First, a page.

Yield: 1 servings
|1 cup||Dried cannellini beans|
|1 \N||Stalk celery|
|1 \N||Carrot; peeled and split lenghwise|
|1 \N||Bay leaf|
|1 medium||White onion; peeled and halved|
|2 \N||Whole cloves|
|3 tablespoons||Olive oil|
|1 \N||Teapsoon finely chopped fresh rosemary; or 1/2 teaspoon dried|
|1 teaspoon||Finely chopped fresh thyme; or 1/2 teaspoon dried|
|1 teaspoon||Finely chopped fresh sage; or 1/2 teaspoon dried|
|¾ cup||Grated Pecorino Romano cheese|
|\N \N||Salt and freshly ground black pepper to taste|
Cost: $ - Preparation Time: 15 minutes Difficulty Level: 1 - Servings: 4 1. In a bowl, cover the beans with cold water and soak overnight.
2. The next day, drain the beans and put them into a pot with fresh water that covers the beans by 4 inches. Lightly salt the water, add celery, carrot, bay leaf, and onion halves stuck with the 2 whole cloves. Over high heat, bring to a boil, lower the heat and simmer until the beans are tender, 30 to 40 minutes. Discard the vegetables and let the beans cool in their cooking liquid.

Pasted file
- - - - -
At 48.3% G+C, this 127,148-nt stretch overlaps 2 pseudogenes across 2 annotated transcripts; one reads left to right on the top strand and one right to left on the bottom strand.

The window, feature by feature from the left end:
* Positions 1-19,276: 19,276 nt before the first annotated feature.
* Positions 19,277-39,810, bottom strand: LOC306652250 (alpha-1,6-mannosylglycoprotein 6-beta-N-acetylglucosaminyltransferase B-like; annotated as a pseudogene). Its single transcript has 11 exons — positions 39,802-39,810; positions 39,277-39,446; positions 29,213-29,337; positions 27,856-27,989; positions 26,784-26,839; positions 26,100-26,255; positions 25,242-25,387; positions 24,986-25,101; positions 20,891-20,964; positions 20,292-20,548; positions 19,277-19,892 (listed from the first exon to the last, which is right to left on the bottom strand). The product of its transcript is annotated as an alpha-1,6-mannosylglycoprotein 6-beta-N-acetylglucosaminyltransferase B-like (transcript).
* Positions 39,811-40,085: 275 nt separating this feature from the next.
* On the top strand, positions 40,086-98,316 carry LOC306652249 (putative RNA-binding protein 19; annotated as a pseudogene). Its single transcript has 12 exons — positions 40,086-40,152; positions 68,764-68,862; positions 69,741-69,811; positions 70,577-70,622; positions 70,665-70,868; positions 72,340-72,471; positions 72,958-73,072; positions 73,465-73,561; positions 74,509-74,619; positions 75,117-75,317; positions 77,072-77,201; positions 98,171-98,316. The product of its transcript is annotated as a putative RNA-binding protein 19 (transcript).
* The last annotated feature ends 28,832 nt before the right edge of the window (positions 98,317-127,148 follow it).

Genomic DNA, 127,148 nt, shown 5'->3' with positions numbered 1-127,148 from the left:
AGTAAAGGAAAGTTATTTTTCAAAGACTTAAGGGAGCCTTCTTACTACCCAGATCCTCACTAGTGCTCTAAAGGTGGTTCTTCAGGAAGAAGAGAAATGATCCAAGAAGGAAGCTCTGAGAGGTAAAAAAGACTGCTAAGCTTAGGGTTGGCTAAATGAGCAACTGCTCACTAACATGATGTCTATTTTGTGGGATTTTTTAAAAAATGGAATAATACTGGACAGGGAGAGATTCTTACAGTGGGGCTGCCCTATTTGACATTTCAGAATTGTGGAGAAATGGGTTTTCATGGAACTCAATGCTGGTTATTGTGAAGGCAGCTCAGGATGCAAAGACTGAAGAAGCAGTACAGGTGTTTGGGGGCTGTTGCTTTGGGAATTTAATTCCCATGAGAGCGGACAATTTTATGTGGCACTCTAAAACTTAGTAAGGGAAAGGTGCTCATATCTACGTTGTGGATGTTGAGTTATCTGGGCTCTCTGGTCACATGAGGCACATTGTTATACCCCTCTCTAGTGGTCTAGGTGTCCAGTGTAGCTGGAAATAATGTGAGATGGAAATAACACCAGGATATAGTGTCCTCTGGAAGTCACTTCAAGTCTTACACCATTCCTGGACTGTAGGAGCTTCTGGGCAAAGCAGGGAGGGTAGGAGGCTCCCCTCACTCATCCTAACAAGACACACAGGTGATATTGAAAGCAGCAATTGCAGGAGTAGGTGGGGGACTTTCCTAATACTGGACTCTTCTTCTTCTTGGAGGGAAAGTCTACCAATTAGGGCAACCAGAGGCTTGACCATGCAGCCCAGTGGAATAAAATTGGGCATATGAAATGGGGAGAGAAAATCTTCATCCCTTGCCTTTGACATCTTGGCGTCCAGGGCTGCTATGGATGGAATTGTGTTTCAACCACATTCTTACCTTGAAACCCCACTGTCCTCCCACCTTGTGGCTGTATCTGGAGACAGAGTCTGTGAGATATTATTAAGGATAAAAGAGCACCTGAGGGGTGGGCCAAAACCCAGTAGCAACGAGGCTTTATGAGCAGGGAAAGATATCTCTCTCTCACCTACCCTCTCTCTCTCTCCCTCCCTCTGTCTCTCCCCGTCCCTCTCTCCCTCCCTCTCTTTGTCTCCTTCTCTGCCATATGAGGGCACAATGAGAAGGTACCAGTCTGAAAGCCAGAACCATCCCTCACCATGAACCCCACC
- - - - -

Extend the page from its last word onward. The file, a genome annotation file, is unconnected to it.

3. In a medium saute' pan over medium heat, gently heat the olive oil. Add the garlic and half the herbs and saute' for 2 to 3 minutes, being careful not to brown the garlic. With a slotted spoon, add the beans to the pan, turning them in the oil for 2 minutes. Then add about 1-½ cups of their cooking liquid. Stir in half of the Pecorino Romano cheese and the remaining herbs. Boil briskly, about 10 minutes, until the bean liquid reduces slightly to form a "sauce." If the beans are tender before the sauce thickens, remove them with a slotted spoon and continue boiling down teh liquid, then pour over the beans. Add salt and pepper, if needed, and transfer the beans to a serving platter. Sprinkle the remaining cheese over the beans.
Source: Good To Eat by Burt Wolf (Publisher: Doubleday, 1999)
Posted to The Gourmet Connection Recipe Page Newsletter by newsletter@... on May 16, 1999, converted by MM_Buster v2.0l.